International Phonetic (H.K.) Association
Sound Reading - The International Phonemic Alphabet
English language uses 44 phonemes or speech sounds to make up all words - spoken or written. Speech is translated into print by assigning letter(s) to phonemes. Current research clearly shows that knowing how to translate between phonemes and print is essential to reading and spelling.
Working from this research, we developed the foundation for the Sound Reading auditory activities that promote reading and spelling.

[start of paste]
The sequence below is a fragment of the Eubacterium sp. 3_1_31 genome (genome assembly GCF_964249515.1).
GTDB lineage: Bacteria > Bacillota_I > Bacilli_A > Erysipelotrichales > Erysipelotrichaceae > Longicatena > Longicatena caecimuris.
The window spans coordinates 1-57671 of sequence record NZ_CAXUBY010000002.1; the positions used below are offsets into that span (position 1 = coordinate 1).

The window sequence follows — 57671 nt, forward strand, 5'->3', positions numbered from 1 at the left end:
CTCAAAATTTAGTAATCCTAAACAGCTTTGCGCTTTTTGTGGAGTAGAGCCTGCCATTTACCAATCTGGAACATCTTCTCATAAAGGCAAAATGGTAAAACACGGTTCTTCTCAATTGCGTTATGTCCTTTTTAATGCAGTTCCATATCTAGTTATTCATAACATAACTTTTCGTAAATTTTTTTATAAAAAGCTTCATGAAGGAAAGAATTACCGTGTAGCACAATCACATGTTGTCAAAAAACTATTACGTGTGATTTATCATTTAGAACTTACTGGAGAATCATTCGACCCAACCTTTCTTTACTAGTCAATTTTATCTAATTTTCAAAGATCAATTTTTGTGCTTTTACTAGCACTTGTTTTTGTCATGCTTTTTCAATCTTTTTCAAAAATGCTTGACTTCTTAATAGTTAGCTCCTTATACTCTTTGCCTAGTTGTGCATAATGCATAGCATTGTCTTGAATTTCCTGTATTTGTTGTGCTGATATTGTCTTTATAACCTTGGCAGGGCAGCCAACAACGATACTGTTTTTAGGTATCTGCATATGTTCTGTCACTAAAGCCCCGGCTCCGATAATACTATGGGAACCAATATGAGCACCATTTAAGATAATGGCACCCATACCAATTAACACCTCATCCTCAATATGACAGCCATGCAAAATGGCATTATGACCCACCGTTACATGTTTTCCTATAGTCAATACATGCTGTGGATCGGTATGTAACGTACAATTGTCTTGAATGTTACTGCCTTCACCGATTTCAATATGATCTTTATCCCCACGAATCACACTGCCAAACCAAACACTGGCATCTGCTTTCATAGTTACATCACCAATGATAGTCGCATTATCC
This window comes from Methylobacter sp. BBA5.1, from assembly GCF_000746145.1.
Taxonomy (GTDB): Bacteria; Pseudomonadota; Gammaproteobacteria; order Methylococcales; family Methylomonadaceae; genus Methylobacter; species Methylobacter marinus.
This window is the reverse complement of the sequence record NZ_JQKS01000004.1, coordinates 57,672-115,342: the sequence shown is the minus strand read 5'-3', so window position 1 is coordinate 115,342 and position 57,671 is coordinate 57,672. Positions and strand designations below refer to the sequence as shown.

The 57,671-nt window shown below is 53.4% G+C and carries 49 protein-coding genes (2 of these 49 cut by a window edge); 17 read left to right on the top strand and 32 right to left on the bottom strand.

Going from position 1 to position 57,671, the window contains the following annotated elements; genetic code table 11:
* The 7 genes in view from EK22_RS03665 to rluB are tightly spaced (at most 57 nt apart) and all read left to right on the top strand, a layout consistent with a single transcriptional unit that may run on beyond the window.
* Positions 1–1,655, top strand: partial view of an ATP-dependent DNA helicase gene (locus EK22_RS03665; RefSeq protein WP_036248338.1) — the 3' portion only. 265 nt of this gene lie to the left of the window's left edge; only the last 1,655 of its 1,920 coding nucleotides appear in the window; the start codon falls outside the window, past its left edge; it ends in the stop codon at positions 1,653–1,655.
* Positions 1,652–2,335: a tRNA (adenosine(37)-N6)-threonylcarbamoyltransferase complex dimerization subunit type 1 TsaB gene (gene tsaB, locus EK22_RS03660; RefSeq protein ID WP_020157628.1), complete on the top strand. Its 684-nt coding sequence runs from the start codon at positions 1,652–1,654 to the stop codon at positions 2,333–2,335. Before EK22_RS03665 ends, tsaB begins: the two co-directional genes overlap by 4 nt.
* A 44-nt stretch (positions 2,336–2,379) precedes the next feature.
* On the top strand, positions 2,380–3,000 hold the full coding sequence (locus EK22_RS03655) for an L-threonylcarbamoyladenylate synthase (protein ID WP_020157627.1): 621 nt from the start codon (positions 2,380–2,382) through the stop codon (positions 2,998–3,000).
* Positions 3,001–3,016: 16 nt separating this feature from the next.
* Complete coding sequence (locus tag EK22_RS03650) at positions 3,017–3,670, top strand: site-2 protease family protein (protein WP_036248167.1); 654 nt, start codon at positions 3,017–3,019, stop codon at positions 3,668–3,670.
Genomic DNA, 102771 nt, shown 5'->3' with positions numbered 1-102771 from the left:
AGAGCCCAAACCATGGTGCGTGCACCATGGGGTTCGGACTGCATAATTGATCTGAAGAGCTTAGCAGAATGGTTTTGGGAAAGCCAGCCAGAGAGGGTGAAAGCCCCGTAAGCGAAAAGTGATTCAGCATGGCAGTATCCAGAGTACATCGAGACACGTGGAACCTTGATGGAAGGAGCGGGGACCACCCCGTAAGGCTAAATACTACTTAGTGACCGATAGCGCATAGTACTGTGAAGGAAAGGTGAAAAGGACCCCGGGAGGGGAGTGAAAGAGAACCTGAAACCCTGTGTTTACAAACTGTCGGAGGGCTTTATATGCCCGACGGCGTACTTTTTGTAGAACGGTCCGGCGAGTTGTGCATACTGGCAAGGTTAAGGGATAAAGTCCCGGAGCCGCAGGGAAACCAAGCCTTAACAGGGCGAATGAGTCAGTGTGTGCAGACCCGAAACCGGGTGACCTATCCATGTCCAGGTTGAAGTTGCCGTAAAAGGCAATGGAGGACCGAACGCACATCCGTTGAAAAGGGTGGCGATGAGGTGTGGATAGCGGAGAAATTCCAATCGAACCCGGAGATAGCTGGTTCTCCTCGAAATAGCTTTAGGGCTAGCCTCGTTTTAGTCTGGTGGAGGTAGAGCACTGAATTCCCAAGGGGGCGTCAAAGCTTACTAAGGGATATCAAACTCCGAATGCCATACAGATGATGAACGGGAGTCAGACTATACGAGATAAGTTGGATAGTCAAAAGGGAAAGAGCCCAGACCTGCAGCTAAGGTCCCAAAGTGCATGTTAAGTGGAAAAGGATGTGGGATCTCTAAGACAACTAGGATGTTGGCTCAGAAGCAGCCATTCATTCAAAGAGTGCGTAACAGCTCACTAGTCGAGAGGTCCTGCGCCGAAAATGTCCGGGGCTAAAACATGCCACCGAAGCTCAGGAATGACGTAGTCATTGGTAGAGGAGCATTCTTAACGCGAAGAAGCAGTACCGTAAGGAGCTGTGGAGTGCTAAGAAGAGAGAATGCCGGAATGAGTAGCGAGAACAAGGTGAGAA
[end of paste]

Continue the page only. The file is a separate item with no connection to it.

Alphabet of 44 characters designed by Sir James Pitman to help children learn to read English more effectively. The Initial Teaching Alphabet is based on the phonemic (sound) system of English and uses the Roman alphabet, augmented by 14 additional characters, to represent each distinct sound with a separate symbol. It evolved from the "phonotype" of Sir Isaac Pitman (grandfather of Sir James) and the "Nue Speling" of the Simplified Spelling Society of Great Britain. The Initial Teaching Alphabet adheres closely to traditional orthography but contains lowercase characters only; it retains certain conventions of English spelling, such as c and k to represent the same sound and double consonants. The Initial Teaching Alphabet was adopted on an experimental basis in some schools in England (beginning in 1960)